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Former Trinidadian President, PM passes away

Former Trinidadian President, PM passes away

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Trinidad and Tobago was this week mourning the loss of a former President and Prime Minister Arthur N.R. Robinson, who died early Wednesday morning at the age of 87.{{more}}

Born in Tobago in 1926, Robinson became T&T’s third president, serving from 19 March 1997 to 17 March 2003. He was also Trinidad and Tobago’s third prime minister, serving in that capacity from 18 December 1986 to 17 December 1991.

Robinson held the distinction of being the first active politician to be elected president.

His life was punctuated with numerous accolades, gaining international recognition for his proposal that eventually led to the founding of the International Criminal Court.

His first stint in politics came in 1958, when he was elected to the Federal Parliament of the defunct Caribbean Federation. He would go on to serve as a representative for Tobago in the Trinidad and Tobago Parliament in 1961 and later as Minister of Foreign Affairs.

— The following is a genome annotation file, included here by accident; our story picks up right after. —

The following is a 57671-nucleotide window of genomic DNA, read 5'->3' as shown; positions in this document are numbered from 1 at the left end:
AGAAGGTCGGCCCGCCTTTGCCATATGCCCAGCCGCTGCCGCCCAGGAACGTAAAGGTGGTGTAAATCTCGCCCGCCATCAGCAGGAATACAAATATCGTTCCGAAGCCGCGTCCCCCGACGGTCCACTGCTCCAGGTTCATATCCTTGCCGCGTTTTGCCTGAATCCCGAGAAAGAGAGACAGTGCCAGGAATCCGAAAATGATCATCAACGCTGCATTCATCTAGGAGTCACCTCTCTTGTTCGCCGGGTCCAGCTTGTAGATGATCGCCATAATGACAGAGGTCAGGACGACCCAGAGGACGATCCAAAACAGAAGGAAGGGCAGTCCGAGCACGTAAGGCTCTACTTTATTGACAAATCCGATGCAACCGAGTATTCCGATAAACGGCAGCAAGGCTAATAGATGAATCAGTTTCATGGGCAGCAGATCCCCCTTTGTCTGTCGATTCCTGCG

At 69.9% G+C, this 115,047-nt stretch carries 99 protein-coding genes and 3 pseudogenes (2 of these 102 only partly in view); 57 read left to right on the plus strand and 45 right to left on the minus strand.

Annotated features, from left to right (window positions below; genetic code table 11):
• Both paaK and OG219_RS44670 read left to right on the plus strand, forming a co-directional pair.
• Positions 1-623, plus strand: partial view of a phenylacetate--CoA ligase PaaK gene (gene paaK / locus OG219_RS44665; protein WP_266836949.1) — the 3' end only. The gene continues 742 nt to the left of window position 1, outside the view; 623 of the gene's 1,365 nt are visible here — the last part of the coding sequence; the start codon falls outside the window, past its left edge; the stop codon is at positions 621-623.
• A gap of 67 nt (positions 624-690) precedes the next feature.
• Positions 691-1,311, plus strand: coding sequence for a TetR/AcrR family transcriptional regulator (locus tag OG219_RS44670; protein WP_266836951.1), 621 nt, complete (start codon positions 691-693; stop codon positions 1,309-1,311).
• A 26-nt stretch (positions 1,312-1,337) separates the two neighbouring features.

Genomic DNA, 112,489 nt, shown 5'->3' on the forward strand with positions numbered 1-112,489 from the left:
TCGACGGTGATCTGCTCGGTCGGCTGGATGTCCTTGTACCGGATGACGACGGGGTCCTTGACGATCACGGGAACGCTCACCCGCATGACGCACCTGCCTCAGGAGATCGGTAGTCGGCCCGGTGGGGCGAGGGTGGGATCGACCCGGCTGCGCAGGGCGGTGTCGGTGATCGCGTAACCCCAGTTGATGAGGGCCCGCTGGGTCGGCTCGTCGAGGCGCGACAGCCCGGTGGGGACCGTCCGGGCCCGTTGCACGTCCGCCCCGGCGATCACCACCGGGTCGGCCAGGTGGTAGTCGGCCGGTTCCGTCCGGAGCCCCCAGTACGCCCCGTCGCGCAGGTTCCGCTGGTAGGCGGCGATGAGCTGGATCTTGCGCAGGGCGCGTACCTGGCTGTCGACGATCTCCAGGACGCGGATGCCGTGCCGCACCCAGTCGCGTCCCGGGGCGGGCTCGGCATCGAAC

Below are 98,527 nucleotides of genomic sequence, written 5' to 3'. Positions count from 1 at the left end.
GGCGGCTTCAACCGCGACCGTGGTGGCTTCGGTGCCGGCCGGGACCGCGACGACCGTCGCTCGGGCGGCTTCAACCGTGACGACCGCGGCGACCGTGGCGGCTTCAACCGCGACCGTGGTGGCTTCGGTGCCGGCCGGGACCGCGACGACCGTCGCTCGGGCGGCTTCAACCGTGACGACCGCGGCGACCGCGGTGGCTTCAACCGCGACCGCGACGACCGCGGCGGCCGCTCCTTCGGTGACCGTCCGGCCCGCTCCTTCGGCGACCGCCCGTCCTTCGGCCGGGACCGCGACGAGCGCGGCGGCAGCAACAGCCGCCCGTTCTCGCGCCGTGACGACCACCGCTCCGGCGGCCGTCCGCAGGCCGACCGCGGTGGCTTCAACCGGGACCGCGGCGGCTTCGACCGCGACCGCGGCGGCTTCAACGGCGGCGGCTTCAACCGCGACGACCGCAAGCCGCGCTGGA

His life in politics did not come without its fair share of controversy. He was the sitting prime minister during the 1990 attempted coup by the Jamaat al Muslimeen, where he and many members of his Cabinet were held hostage for six days.

Despite being shot in his leg during this trying time, he will be remembered for instructing the armed services to “Attack with full force,” in response to the insurrectionists.

He also sparked a bit of controversy during his presidential term, when he bypassed Basdeo Panday and appointed Opposition Leader Patrick Manning as prime minister, following the tied 2001 general elections.

Robinson was honoured with the Trinity Cross, the then highest national award. He was also the recipient of the the Order of the Caribbean Community and the Tobago Medal of Honour, Tobago’s highest honour.

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